Would it have been OK for the Corinthian man and his stepmother to be in a sexual relationship if they were committed to each other? “And you are arrogant! Ought you not rather to mourn? Let him who has done this be removed from among you.”
            We cannot follow Jesus and celebrate sin at the same time.
            Our sin nailed Jesus to the cross.
            And, yes, that includes breaking our marriage contract, greed, gossip, gluttony, cowardice, etc.
            Are these a cause for celebration, or of mourning?
            Could being committed to them make them alright in the eyes of God?
            Please reconsider your position for God’s sake, and for the sake of children who are sexually created and have a right to their own mother and their own father.
            It is easy to oil the “squeaking wheel”, but please come to the aid of children who are now being called “haters” because they want their own mother and father.

  9. Thank you for your willingness to run, and research, a timely, important – albeit complicated and controversial – commentary on the struggles within one of our city’s oldest, beloved, congregations; common challenges within the Christian faith’s diverse communities; and with significant implications for faith’s “incarnation” in changing human institutions and ecclesiastical/political processes.
    I’d rather have your extensive history and context-setting reporting, and run the risks of a few minor mistakes, than live with the superficial-skimming or rhetorical-bombast of too much that passes for journalism today.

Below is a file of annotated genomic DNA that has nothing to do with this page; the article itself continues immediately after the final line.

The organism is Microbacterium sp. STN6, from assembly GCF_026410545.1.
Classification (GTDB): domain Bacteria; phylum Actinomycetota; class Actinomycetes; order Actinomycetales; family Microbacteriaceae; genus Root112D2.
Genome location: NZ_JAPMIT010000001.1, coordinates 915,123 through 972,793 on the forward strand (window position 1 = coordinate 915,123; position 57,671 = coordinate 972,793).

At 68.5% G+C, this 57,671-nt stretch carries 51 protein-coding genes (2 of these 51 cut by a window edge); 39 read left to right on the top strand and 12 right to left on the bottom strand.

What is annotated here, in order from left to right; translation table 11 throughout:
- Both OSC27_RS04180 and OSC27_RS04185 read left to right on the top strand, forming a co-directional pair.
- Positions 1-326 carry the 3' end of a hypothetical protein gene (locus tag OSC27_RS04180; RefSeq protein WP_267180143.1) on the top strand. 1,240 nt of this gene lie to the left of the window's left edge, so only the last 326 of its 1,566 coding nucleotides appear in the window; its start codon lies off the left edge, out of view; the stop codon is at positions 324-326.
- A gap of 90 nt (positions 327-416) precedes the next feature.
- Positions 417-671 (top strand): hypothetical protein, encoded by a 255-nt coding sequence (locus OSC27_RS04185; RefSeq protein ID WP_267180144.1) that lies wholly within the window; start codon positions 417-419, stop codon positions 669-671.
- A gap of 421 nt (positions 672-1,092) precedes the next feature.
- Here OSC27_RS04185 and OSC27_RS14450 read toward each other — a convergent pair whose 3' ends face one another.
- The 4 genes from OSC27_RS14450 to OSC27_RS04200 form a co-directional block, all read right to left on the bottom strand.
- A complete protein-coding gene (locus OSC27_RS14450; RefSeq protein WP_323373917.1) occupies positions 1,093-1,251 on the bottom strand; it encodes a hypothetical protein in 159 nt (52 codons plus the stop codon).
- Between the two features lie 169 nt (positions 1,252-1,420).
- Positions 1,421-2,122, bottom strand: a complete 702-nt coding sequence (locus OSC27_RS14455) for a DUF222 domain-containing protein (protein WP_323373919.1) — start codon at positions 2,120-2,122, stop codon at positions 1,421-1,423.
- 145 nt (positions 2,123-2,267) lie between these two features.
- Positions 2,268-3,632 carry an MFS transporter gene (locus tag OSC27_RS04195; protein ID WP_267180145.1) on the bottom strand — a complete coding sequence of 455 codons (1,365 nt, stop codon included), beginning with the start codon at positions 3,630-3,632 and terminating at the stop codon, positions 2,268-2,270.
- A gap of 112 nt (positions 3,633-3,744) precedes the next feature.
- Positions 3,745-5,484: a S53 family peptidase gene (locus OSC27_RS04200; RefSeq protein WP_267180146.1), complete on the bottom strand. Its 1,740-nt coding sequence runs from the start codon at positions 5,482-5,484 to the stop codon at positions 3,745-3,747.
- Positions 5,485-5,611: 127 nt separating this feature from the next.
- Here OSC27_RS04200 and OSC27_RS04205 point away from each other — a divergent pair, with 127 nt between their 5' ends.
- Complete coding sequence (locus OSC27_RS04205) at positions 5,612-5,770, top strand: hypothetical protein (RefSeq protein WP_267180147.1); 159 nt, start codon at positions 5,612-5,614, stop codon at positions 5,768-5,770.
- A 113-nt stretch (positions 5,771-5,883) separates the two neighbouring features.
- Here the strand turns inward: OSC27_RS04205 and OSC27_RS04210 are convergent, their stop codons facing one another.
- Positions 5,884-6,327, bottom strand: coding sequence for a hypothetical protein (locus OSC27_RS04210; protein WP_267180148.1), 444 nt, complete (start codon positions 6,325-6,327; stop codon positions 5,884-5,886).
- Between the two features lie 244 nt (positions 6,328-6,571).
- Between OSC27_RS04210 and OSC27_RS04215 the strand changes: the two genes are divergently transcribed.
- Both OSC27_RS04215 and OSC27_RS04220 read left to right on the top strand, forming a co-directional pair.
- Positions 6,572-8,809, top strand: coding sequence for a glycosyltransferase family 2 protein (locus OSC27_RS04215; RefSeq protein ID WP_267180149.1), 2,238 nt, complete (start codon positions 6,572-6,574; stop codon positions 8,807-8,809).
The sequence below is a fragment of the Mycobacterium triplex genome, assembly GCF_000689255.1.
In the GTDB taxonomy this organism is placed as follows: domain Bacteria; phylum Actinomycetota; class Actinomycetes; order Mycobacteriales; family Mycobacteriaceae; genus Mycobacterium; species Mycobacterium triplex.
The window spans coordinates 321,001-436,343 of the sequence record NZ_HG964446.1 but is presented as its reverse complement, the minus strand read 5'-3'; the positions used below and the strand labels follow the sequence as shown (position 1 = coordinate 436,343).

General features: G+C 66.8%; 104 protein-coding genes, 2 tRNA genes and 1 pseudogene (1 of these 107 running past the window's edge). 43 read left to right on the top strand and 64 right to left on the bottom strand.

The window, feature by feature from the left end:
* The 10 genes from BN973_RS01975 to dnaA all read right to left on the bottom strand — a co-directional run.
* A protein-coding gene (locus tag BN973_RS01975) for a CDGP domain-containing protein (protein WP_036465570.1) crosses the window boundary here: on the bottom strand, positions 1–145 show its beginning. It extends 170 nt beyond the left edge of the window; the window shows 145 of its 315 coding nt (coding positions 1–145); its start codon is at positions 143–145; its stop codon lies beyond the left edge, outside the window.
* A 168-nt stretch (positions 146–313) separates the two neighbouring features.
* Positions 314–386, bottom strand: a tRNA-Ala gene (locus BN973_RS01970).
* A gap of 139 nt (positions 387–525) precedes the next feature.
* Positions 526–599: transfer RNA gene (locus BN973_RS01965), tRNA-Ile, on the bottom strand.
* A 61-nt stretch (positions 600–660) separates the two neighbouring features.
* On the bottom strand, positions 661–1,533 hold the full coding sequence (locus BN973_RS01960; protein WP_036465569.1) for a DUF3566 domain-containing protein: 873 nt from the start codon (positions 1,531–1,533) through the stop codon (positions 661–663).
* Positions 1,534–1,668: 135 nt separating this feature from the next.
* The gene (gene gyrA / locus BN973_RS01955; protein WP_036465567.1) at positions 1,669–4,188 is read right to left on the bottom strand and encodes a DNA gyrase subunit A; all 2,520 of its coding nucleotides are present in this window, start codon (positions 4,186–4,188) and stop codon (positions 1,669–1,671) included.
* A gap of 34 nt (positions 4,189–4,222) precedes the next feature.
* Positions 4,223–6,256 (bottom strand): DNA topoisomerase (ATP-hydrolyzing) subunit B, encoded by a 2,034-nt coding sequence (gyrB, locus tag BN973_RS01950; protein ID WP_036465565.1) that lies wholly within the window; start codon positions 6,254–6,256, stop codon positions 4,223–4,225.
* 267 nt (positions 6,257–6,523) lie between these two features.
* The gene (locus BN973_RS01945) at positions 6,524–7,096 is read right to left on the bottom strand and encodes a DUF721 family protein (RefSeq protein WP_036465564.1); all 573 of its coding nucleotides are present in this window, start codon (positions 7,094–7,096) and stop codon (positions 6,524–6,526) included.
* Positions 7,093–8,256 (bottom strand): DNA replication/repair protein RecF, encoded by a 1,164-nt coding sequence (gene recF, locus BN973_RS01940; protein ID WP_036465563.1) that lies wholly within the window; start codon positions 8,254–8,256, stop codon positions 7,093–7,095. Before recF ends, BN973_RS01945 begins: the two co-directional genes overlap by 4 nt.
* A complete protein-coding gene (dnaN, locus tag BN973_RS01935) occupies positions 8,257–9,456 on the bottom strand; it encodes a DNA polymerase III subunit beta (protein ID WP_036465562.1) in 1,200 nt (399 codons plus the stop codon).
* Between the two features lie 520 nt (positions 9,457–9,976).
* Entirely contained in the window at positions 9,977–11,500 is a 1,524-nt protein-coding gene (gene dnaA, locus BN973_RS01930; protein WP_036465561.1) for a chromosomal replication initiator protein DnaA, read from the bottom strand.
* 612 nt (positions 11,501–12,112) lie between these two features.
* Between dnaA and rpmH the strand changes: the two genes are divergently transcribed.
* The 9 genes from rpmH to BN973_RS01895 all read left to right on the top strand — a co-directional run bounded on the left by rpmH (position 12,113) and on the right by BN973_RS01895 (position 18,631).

One of the ‘correctors’ accurately, to a point, reminded us that it was not the PCA, but rather the PCUS that split off in 1861, to protest the abolition of slavery. What was not also said was that the PCA’s 1973 split was explicitly to prohibit the ordination of women to leadership roles in their new Presbyterian denomination: denying women’s sense of “God’s call,” and denigrating their gifts, skills and commitments.
    Yes, we – all of us, even Presbyterians – are changing. Yes, I’m convinced, God is, as Isaiah eloquently invited us to discover and trust, also “doing a new thing”: “Forget about what’s happened; don’t keep going over old history. Be alert, be present. I’m about to do something brand-new. It’s bursting out! Don’t you see it…?” Isaiah 43. 19; “The Message”.
    But now I’ve engaged in dueling proof-texts, too; and, as a recently retired Presbyterian – patiently, proudly, gratefully PC(USA) – pastor, I’d rather spend my energy and spirit respecting our differences, building our abundant communities and working together for justice and the common good.